“I think there’s a real magic and nostalgia in puppetry that we tend to forget as adults, and which kids haven’t lost the connection to yet,” says McConnell. “That’s a really special thing to harness for good.”

For more information, visit


LunART’s Virtual Festival

Oct. 10 and 17

For the past two years, LunART Festival has been celebrating and spotlighting an array of local artists. This year, as the Black Lives Matter movement and racial inequality are pushed to the forefront of awareness, LunART is presenting “Human Family,” a virtual art show created by Black women. The multidisciplinary show will include original songs, poems, dance and more. Be sure to visit LunART online to find out how to get your hands on the print that artist and activist Amira Caire created specifically for this event.

“Beyond the Ingenue: Trailblazers”

Nov. 20

Music Theatre of Madison will release a virtual performance of “Beyond the Ingenue,” a compilation of original music performed by area singers and composers exploring a moment in the histories of influential women. The theater group organized a similar iteration of “Beyond the Ingenue” a couple years ago, with local artists performing songs that broke away from the typical “love-centered” narrative that permeates musical theater.

The production will showcase some women who are familiar icons, like Amelia Earhart. But several of the real-life subjects are largely unknown to the public, including publisher Lisa Ben, considered to be the first known lesbian publisher.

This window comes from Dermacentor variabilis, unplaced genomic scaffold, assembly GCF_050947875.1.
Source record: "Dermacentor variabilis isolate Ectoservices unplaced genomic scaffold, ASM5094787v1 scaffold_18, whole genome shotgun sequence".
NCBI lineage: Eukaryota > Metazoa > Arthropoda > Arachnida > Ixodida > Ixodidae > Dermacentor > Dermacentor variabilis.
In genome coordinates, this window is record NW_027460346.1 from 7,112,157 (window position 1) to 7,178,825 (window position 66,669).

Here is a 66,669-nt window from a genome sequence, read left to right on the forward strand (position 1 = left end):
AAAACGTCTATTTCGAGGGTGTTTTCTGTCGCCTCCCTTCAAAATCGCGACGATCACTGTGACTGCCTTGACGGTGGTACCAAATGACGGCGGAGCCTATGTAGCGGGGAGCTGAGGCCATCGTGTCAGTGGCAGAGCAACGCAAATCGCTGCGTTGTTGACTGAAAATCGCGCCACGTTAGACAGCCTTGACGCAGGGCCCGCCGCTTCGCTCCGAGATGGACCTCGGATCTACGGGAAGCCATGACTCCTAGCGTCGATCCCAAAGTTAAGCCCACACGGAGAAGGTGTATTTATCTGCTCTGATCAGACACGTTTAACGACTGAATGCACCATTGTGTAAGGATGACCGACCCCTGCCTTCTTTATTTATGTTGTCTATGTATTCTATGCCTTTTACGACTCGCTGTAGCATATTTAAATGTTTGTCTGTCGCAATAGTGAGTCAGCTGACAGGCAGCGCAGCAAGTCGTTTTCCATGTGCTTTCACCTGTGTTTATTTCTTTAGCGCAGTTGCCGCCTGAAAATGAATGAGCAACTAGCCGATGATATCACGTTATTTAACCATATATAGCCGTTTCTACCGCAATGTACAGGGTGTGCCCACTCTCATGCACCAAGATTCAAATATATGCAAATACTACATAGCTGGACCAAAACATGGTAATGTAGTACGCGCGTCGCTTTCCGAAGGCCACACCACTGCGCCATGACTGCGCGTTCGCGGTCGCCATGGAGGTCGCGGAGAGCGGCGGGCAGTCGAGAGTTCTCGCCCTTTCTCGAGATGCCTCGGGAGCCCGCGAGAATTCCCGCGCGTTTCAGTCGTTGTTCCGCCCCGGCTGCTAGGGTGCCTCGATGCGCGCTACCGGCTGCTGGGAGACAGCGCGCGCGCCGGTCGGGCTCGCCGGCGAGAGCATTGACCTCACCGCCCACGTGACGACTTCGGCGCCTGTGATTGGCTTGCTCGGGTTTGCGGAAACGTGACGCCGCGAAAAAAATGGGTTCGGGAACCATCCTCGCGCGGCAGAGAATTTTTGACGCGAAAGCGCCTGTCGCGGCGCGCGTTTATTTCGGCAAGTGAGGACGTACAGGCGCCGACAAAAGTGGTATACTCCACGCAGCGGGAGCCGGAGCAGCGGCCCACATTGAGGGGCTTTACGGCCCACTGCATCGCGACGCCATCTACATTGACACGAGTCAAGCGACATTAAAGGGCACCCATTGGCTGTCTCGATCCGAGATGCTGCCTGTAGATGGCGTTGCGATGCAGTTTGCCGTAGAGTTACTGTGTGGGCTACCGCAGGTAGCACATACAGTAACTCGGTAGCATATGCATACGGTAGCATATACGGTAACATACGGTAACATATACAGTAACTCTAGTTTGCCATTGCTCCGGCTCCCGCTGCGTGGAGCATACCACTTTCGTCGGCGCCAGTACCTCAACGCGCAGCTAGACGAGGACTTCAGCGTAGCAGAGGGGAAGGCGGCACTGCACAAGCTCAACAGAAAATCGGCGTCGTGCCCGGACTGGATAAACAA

Live from the Madison Opera


Though in-person performances have been suspended at least through the end of 2020, Madison Opera has pivoted to present fall performances digitally. The first streamed performance of its digital fall season was in September, featuring husband and wife performers Jeni Houser and David Blalock. On Oct. 24, Wisconsinite Kyle Ketelsen will “take the stage” for his first performance with the Madison Opera.

For tickets and information, visit Madison Opera online, and stay tuned for more performance announcements.


“The Destruction Project”

Oct. 17–Dec. 20, 2020

This multimedia, documentary-based video and audio installation unravels the “roles of destruction and its counterpoints of resilience in rural areas,” in three segments: entertainment, rejuvenation and irreversible. Jojin Van Winkle’s exhibition uses field recordings and interviews of women in rural areas and examines the “inherent beauty seen in loss.”


For the first time, Capital City Theatre is hosting a full trimester of theater classes for kids and adults that range from dance to monologue techniques to stage management. The equity theater company has held classes before, but not on this scale, says Gail Becker, director of education and associate artistic director.

The classes were designed to “prepare enthusiasts for a higher level of performance and stagecraft,” Becker says. And also bridge the gap for middle, high school and college students who want to be more involved in theater, especially now with COVID-19 limiting school activities. The curriculum level is geared toward students who have some theater background already and most of the classes run one day a week for four to five weeks. For more information, visit